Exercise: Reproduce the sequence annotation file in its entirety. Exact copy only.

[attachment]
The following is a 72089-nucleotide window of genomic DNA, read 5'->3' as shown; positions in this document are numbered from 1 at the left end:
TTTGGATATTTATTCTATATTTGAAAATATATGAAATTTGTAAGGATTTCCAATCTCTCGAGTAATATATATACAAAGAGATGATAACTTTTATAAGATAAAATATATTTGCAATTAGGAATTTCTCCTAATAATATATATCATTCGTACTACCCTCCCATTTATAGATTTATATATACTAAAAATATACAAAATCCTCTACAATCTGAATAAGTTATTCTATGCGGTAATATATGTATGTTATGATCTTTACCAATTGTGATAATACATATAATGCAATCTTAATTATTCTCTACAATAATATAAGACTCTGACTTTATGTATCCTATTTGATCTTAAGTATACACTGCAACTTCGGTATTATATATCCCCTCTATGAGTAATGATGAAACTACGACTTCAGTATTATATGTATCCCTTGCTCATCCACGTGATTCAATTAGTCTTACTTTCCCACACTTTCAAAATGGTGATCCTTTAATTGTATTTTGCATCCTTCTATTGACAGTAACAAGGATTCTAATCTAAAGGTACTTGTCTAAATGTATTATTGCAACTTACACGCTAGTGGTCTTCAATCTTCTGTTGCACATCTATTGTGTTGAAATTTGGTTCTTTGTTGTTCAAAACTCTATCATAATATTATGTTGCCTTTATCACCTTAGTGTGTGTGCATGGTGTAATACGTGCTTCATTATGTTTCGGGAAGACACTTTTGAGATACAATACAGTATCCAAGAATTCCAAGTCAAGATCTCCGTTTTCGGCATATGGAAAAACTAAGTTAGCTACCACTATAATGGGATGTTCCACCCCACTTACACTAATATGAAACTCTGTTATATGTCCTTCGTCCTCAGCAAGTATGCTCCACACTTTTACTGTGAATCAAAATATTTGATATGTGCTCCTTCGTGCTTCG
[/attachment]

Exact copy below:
The following is a 72089-nucleotide window of genomic DNA, read 5'->3' as shown; positions in this document are numbered from 1 at the left end:
TTTGGATATTTATTCTATATTTGAAAATATATGAAATTTGTAAGGATTTCCAATCTCTCGAGTAATATATATACAAAGAGATGATAACTTTTATAAGATAAAATATATTTGCAATTAGGAATTTCTCCTAATAATATATATCATTCGTACTACCCTCCCATTTATAGATTTATATATACTAAAAATATACAAAATCCTCTACAATCTGAATAAGTTATTCTATGCGGTAATATATGTATGTTATGATCTTTACCAATTGTGATAATACATATAATGCAATCTTAATTATTCTCTACAATAATATAAGACTCTGACTTTATGTATCCTATTTGATCTTAAGTATACACTGCAACTTCGGTATTATATATCCCCTCTATGAGTAATGATGAAACTACGACTTCAGTATTATATGTATCCCTTGCTCATCCACGTGATTCAATTAGTCTTACTTTCCCACACTTTCAAAATGGTGATCCTTTAATTGTATTTTGCATCCTTCTATTGACAGTAACAAGGATTCTAATCTAAAGGTACTTGTCTAAATGTATTATTGCAACTTACACGCTAGTGGTCTTCAATCTTCTGTTGCACATCTATTGTGTTGAAATTTGGTTCTTTGTTGTTCAAAACTCTATCATAATATTATGTTGCCTTTATCACCTTAGTGTGTGTGCATGGTGTAATACGTGCTTCATTATGTTTCGGGAAGACACTTTTGAGATACAATACAGTATCCAAGAATTCCAAGTCAAGATCTCCGTTTTCGGCATATGGAAAAACTAAGTTAGCTACCACTATAATGGGATGTTCCACCCCACTTACACTAATATGAAACTCTGTTATATGTCCTTCGTCCTCAGCAAGTATGCTCCACACTTTTACTGTGAATCAAAATATTTGATATGTGCTCCTTCGTGCTTCG